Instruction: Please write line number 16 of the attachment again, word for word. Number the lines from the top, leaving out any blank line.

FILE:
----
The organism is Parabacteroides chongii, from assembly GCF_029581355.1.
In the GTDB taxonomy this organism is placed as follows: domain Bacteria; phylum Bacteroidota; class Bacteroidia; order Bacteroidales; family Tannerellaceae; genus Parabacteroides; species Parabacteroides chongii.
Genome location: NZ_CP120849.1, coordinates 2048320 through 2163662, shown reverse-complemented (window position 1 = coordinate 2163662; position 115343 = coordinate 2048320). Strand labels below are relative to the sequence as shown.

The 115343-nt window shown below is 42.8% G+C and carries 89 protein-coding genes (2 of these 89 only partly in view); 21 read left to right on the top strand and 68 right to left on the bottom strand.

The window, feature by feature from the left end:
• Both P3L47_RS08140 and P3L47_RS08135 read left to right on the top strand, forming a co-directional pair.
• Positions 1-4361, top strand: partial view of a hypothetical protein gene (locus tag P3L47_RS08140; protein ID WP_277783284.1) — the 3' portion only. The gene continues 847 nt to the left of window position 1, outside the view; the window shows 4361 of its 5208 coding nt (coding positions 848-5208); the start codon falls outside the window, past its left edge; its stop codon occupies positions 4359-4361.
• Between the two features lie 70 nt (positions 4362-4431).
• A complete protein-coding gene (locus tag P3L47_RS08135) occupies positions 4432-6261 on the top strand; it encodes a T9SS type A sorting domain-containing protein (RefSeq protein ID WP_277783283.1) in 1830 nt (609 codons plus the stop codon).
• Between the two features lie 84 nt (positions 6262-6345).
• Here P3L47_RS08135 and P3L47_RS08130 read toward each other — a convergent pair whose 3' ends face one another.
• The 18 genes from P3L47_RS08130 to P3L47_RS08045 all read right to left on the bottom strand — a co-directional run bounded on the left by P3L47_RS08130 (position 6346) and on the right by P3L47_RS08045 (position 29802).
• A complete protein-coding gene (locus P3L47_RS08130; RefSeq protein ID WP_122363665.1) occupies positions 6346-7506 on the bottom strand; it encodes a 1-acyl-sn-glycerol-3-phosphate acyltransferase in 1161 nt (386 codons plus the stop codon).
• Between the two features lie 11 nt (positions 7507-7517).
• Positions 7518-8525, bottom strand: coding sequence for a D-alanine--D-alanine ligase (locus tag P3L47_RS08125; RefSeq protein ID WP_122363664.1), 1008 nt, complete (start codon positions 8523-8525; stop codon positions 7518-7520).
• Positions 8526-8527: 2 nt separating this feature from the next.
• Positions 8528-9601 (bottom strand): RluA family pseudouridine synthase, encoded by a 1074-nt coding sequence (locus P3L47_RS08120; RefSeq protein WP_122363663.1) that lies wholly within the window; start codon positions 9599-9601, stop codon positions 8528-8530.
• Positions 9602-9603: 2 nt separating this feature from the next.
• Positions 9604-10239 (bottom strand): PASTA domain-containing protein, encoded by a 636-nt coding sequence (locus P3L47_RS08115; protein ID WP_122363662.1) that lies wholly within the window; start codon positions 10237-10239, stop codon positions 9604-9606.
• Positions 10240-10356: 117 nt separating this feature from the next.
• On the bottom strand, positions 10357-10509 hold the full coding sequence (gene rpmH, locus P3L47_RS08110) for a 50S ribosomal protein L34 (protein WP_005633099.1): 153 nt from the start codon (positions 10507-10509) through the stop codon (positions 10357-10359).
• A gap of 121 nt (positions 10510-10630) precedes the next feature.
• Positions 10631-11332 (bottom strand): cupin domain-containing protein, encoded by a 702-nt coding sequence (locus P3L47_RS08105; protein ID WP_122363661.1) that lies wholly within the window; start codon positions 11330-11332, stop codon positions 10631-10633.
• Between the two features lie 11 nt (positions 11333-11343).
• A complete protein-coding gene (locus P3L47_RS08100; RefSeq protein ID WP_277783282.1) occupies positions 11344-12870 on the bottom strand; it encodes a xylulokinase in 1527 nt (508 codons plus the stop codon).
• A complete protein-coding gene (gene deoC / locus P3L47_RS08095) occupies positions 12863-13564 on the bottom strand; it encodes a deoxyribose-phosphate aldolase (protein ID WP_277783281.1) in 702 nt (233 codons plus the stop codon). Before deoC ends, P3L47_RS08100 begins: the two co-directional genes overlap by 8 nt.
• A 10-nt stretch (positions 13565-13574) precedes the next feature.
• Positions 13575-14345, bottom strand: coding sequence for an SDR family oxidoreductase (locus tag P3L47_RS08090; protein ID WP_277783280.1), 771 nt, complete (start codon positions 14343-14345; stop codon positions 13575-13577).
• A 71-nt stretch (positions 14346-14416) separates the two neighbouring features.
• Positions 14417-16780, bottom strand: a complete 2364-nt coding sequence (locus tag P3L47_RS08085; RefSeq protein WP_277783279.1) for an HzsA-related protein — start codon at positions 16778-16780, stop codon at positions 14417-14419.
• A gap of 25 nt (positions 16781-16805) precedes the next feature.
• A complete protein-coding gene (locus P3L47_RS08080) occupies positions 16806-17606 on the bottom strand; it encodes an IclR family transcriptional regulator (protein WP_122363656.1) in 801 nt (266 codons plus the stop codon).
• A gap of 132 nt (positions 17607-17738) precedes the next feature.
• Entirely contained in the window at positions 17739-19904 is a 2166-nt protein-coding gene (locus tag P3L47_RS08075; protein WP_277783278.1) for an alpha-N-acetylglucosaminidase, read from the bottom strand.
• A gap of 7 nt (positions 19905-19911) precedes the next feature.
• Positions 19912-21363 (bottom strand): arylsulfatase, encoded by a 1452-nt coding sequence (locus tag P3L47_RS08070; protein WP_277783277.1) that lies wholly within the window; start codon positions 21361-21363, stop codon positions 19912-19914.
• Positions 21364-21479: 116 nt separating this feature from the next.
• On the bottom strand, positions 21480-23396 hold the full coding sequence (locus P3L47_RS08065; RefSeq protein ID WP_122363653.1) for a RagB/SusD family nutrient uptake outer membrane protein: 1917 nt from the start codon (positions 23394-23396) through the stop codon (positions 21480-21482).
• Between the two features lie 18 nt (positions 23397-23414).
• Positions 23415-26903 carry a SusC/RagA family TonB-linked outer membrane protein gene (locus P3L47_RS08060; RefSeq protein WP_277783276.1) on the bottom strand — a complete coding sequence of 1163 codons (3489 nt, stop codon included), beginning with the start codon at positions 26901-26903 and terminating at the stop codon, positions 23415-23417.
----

• Positions 8526-8527: 2 nt separating this feature from the next.